Crain Soudien’s “Realising the Dream: Unlearning the logic of race in the South African school” is a book whose publishing could not be more relevant to the current South African reality. He poses a question that is not uniquely modern, but a question that has been faced throughout the centuries: “what kind of human beings do we wish to be?” (Soudien, 2012: 2-3). Although, a seemingly simple question at first, when we take seriously the factors and implications which confront it, it becomes a question pregnant with meaning. This is because, I argue, it calls into question what we mean by being human. Soudien says and I quote at length (2012: 2):
“What it means to be a human being – to have the choice to exercise the full panoply of one’s rights and, critically, to accord that choice to others, or, to put it more starkly, the right to full recognition and the unspeakably difficult task of gifting that right to others – is a question that arises in South Africa with an immediacy and complexity rarely found in modern history. The question is simultaneously philosophical, economic, political, sociological and, in elaboration of the latter, ontological and practical in its nature.”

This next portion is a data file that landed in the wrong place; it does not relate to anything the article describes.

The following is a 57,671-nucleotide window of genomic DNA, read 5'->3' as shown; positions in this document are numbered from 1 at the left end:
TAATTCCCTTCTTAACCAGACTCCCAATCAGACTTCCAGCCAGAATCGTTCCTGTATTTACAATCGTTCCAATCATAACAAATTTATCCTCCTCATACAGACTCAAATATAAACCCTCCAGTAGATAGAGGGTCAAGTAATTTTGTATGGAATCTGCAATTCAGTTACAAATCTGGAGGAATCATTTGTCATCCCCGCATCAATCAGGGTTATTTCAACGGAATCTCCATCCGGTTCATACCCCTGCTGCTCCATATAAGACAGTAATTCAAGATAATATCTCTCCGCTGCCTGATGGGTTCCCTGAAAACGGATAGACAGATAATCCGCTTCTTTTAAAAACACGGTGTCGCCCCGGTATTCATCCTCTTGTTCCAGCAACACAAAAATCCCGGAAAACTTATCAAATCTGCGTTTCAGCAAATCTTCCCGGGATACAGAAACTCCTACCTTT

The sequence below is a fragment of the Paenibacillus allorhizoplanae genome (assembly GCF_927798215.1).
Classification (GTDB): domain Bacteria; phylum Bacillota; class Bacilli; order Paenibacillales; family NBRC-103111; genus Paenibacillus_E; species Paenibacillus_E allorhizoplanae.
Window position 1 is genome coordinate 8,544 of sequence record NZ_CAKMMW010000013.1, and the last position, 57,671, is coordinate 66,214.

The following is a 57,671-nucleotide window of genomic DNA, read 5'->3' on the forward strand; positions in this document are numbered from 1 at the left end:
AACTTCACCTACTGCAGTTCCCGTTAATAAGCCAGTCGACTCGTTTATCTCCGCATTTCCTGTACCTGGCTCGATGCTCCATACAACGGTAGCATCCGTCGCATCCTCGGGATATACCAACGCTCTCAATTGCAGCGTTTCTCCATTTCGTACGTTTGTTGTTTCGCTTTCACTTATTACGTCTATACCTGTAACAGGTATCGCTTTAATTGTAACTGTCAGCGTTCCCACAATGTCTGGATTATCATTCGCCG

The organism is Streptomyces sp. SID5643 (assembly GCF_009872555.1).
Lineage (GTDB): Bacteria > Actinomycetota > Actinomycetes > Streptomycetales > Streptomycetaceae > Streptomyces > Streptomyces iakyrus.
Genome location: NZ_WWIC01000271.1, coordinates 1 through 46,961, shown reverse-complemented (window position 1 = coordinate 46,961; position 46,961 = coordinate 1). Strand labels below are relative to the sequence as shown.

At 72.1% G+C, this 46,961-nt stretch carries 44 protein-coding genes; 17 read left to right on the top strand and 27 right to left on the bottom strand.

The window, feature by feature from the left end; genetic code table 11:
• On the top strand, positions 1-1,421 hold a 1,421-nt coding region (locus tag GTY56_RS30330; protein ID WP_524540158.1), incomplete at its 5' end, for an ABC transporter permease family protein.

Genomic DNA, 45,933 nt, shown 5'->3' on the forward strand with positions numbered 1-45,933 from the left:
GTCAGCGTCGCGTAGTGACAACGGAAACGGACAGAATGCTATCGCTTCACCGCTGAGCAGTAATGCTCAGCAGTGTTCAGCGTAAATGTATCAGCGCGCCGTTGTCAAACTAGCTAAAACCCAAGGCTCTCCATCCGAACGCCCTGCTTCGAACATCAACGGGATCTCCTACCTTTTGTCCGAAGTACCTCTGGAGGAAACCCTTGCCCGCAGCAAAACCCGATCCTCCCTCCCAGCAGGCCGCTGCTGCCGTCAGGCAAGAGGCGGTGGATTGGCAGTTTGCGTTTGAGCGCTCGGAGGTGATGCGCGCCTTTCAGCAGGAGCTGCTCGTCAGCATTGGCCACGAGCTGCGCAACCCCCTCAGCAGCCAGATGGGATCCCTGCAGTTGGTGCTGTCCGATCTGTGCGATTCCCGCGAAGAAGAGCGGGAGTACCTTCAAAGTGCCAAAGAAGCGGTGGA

South Africa’s history of colonialism and apartheid is familiar to us all and thus a detailed description of our history is not necessary. However, it is pertinent in essay to say this: for roughly 350 years ‘black’ people were denied the right to be regarded as people who matter, people of thought and reason and people deserving of a dignified livelihood. Apartheid was a powerful tool that stripped people of their humanity. Some argue we have come a long way since then, with the fundamental change and obliteration of a racially-qualified constitutional order. What this means is that civil and political rights are accorded to all citizens irrespective of race after 1994 (Currie and de Waal, 2005: 2). The birth of democracy in South Africa held a large amount of promise in the early 1990s. South Africa was to be a society based on equality, freedom and human dignity. These values are pillars that are meant to maintain an open and democratic society and are enforced by the supreme Parliamentary legislation of the land, the Constitution of the Republic of South Africa, 1996 (Currie and de Waal, 2005: 6-8). The way South Africa exists nominally- in name or paper- has been highly praised as progressive and unprecedented (Faull, 2012). Soudien (2012) says that South Africa has and continues to get international attention, not only because of the tragedy of our history, but also because of a promise to realise the dream: a South Africa without racial prejudice; a South Africa that recognises the humanity of all; a better South Africa.